Monday, April 11, 2011, 12:00PM - 1:00PM
National Snow and Ice Data Center (NSIDC)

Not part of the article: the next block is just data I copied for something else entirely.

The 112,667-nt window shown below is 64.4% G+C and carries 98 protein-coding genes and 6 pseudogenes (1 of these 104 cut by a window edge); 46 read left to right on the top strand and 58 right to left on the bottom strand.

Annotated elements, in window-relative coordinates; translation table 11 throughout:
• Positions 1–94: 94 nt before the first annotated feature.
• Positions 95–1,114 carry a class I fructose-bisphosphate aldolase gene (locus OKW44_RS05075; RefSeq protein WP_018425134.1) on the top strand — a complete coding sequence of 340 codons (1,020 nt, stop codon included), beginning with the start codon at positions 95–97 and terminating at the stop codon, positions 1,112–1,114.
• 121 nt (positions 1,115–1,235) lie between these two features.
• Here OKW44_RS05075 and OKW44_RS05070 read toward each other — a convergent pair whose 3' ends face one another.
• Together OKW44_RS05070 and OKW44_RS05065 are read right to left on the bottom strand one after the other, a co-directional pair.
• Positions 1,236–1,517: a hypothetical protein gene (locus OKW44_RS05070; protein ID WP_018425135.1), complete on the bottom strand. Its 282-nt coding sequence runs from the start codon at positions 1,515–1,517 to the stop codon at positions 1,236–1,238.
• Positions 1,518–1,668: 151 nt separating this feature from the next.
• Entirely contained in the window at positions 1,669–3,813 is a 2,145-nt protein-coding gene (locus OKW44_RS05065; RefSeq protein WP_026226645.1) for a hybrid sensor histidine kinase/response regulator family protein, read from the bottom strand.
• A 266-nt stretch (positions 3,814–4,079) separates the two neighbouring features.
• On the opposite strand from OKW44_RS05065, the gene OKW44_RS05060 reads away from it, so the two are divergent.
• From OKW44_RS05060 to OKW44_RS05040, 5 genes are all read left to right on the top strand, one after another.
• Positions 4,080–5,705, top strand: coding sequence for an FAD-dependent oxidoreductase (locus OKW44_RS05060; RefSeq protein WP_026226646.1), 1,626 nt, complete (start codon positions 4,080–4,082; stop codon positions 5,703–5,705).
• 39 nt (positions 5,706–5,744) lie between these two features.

Arctic sea ice is one of most dramatic indicators of change in the global climate system over the past three decades, with reductions in summer ice extent of over 30% and coinciding thinning of the ice cover. It appears that the Arctic will likely experience near ice-free conditions during summer within the next 30 to 40 years. The impacts of such a change will be widespread, both within and outside of the Arctic, and will affect climate, wildlife, and human activities. As a result, sea ice data has been widely used by scientists, policymakers, military planners, educators, media, and the general public. This talk will review historical and recent observations of sea ice change, evolving issues with sea ice data, and lessons learned from interacting with the public about NSIDC’s sea ice data.